When you get hired, your first week will set the tone for what happens next, according to a new survey conducted at Microsoft and highlighted by Harvard Business Review. The researchers noticed that what retained new hires at the tech giant came down to a simple action — did their manager meet with them one-on-one that first week?
That meeting made the difference between a new hire seeing themselves at the company for years, or as a layover, before they flew away for greener pastures.
Meet with your new hire in the first week to help them stay engaged in the long-run
Looking over the early behavior of 3,000 new hires, the researchers found that new hires will forgive the tedious parts of on-boarding. They held no ill will towards not having an identification card immediately or needing to set up that computer equipment. Those were first impressions that they could let go. But their manager meeting with them one-on-one left a lasting impression on their engagement and productivity.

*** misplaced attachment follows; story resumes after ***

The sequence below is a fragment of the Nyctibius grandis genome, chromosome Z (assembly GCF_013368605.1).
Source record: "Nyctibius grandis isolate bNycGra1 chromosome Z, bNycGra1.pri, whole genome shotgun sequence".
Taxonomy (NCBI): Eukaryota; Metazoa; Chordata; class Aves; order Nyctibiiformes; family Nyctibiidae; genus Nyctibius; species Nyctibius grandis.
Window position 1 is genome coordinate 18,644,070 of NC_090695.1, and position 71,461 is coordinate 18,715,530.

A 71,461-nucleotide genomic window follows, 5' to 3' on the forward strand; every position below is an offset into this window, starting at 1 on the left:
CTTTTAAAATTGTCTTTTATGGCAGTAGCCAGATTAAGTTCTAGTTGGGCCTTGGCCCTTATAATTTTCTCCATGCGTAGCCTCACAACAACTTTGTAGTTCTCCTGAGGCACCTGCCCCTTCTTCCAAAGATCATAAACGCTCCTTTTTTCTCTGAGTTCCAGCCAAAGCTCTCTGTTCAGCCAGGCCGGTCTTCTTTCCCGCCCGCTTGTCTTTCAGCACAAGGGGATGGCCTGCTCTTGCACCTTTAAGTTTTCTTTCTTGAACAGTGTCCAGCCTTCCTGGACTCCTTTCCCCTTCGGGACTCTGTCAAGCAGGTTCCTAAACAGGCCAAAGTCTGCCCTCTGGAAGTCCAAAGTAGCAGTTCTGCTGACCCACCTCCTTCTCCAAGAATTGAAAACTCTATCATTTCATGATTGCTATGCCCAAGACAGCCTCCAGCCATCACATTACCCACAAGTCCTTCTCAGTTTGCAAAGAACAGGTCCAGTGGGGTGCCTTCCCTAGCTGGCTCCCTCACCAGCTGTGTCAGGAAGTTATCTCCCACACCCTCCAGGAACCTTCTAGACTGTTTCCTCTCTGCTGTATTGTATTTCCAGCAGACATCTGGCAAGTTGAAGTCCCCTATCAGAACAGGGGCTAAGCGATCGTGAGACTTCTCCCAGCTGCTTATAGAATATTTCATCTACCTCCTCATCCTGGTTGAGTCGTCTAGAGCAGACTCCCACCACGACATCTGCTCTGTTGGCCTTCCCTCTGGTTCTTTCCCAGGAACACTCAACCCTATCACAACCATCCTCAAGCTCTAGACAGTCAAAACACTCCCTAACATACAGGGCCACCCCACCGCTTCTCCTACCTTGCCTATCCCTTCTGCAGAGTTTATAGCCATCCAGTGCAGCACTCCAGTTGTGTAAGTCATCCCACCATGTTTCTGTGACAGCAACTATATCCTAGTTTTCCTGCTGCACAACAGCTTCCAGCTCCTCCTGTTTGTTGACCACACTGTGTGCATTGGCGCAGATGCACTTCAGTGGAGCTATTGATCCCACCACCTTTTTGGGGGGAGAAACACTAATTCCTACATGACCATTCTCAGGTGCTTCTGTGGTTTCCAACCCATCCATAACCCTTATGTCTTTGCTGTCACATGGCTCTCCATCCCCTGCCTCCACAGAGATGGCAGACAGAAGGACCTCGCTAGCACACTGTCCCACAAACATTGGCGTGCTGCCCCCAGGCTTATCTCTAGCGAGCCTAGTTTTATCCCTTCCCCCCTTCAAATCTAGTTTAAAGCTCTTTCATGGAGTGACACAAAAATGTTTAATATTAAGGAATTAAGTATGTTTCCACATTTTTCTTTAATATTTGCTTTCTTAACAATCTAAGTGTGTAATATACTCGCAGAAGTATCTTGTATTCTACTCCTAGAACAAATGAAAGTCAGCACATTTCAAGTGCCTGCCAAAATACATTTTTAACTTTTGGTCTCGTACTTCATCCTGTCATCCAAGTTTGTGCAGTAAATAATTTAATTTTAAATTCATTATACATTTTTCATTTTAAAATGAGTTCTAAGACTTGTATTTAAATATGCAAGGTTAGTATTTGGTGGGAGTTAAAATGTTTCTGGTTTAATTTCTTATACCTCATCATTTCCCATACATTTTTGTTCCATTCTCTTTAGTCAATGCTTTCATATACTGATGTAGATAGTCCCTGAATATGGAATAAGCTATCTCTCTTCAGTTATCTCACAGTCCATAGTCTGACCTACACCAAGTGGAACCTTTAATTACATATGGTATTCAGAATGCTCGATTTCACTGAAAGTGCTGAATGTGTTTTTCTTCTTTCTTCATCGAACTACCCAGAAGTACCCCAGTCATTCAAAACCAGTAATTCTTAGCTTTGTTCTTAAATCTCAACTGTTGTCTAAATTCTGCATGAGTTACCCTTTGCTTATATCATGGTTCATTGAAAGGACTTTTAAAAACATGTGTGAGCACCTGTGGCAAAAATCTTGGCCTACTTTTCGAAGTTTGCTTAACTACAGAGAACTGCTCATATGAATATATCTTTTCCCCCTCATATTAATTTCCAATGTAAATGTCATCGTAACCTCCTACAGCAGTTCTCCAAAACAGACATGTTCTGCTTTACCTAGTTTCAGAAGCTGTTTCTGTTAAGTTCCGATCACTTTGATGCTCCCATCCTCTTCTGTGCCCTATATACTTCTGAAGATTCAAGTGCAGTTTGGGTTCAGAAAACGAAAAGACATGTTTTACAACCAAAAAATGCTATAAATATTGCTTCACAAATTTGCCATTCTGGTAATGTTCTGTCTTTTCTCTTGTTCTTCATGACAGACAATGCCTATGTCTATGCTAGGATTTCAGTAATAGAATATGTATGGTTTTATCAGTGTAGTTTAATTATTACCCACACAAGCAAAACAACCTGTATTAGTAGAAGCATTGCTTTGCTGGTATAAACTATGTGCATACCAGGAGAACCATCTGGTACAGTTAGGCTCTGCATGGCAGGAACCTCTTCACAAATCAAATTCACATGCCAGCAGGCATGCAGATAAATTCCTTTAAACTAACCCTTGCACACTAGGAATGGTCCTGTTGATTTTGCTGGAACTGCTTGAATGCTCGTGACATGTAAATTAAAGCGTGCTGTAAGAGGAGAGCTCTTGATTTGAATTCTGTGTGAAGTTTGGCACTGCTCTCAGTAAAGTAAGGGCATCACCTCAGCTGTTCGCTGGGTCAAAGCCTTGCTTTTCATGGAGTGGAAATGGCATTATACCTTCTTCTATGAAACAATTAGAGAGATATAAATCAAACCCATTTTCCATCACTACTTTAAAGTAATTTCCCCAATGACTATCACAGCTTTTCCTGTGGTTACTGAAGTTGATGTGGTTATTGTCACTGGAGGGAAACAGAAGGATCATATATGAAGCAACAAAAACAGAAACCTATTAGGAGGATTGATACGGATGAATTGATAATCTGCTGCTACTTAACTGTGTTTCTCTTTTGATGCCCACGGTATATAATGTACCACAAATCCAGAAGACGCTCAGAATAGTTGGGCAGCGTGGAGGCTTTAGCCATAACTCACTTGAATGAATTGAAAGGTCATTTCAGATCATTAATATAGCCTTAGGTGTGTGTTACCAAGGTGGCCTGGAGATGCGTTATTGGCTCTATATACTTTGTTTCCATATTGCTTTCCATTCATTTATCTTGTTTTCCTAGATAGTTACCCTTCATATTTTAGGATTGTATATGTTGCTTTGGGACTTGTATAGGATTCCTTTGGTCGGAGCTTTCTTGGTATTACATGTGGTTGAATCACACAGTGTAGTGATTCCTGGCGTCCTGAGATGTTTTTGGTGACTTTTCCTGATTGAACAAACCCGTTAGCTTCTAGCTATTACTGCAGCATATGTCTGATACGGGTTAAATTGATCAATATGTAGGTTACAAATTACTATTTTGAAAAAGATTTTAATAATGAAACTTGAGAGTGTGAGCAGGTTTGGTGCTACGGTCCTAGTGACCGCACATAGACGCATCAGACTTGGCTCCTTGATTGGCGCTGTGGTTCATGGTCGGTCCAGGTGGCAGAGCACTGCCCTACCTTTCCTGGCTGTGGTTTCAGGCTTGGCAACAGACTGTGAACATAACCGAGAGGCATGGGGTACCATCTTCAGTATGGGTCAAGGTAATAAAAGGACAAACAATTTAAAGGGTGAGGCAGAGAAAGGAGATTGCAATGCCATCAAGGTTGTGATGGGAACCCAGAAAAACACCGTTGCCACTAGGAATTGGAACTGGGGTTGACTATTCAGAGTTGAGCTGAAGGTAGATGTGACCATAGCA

Those who met with their manager to talk about goals reported a higher sense of belonging. They were three times more likely to collaborate with their team. They developed a 12% larger internal network within the first 90 days at the company and became more likely to stay.
“New employees can begin to formulate impressions about organizations from the get-go, influencing their decision to stay with the company in the long term,” the researchers write. “Don’t underestimate the power of having a one-on-one during a person’s first week. That sounds obvious, but it could be the most important connection for the new employee to make.”
As soon as we enter our new jobs, we begin to make judgments about our coworkers and workplace. To ensure you pass muster, do the simple task of setting up a one-on-one with a new hire. It will help both employee and manager get on the same page about expectations and goals from the start.
Lara Hogan, Kickstarter’s VP of Engineering, suggests structuring them around the person’s workflow: “I’ve learned that getting some particular data during an initial 1:1 can be really helpful, as I can refer back to the answers as I need to give a person feedback, recognize them, and find creative ways to support them.”